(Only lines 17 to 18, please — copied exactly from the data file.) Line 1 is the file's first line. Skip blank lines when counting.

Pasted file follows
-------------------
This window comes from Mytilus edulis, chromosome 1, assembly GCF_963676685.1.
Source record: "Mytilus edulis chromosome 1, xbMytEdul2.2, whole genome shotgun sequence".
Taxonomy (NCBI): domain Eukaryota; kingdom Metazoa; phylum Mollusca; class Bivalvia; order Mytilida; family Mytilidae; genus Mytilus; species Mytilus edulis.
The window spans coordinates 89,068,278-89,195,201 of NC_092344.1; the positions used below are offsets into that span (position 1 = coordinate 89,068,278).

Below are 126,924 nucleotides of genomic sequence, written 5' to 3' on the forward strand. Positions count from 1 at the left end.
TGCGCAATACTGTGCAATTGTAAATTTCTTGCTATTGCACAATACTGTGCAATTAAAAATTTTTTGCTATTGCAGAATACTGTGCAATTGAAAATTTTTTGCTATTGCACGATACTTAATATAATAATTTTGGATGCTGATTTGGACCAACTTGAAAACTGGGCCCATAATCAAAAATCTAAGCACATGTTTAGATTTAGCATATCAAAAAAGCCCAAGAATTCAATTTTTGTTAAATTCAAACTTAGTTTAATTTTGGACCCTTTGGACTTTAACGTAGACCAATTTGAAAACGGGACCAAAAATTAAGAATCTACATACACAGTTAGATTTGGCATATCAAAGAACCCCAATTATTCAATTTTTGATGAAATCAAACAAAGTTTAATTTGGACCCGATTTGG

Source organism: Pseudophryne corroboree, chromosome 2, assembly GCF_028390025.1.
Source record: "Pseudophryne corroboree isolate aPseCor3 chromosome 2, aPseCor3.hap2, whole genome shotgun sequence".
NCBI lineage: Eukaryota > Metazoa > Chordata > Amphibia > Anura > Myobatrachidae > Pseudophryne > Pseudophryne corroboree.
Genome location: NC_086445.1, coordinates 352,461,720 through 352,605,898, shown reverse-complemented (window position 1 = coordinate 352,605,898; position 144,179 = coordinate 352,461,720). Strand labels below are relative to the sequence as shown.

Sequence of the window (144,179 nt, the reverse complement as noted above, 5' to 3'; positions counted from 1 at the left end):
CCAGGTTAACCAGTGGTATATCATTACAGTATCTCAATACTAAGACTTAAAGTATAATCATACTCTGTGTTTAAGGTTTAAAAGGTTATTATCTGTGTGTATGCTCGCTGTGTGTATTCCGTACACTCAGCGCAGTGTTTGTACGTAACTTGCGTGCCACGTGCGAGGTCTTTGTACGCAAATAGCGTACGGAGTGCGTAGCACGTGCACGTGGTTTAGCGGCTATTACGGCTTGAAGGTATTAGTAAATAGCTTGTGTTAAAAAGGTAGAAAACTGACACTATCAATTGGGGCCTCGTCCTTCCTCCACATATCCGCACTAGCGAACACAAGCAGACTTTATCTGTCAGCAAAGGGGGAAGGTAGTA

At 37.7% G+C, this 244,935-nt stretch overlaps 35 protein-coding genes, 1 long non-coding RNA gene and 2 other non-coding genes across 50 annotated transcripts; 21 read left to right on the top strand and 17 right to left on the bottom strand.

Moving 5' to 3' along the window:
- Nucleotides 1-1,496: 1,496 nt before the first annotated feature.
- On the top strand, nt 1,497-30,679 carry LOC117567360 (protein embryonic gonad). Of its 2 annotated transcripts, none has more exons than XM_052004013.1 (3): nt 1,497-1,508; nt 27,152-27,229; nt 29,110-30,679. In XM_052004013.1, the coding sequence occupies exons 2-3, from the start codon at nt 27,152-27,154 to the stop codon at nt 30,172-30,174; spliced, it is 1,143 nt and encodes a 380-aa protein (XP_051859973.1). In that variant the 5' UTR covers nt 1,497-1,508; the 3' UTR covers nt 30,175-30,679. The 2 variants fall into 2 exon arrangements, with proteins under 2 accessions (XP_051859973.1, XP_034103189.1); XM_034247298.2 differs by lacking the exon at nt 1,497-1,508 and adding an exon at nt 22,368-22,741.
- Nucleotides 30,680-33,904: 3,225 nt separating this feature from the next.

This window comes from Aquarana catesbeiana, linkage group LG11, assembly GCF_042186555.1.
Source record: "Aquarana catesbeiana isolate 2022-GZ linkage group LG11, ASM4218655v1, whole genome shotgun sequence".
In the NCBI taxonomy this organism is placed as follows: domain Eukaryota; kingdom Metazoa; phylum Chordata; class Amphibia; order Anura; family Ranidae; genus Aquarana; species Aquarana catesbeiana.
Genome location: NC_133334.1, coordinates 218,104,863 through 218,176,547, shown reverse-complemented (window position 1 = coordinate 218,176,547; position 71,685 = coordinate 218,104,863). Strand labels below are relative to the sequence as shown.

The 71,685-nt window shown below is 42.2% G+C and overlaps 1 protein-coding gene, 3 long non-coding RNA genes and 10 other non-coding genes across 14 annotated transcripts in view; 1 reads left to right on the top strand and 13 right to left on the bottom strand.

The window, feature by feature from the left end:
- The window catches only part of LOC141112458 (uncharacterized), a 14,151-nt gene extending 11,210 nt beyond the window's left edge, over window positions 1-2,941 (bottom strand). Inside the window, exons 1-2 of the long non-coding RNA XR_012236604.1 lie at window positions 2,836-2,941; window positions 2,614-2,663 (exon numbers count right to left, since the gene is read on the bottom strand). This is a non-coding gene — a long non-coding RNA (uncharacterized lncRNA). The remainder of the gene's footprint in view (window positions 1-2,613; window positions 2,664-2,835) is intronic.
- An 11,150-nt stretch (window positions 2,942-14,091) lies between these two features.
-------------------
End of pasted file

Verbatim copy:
- Nucleotides 30,680-33,904: 3,225 nt separating this feature from the next.

This window comes from Aquarana catesbeiana, linkage group LG11, assembly GCF_042186555.1.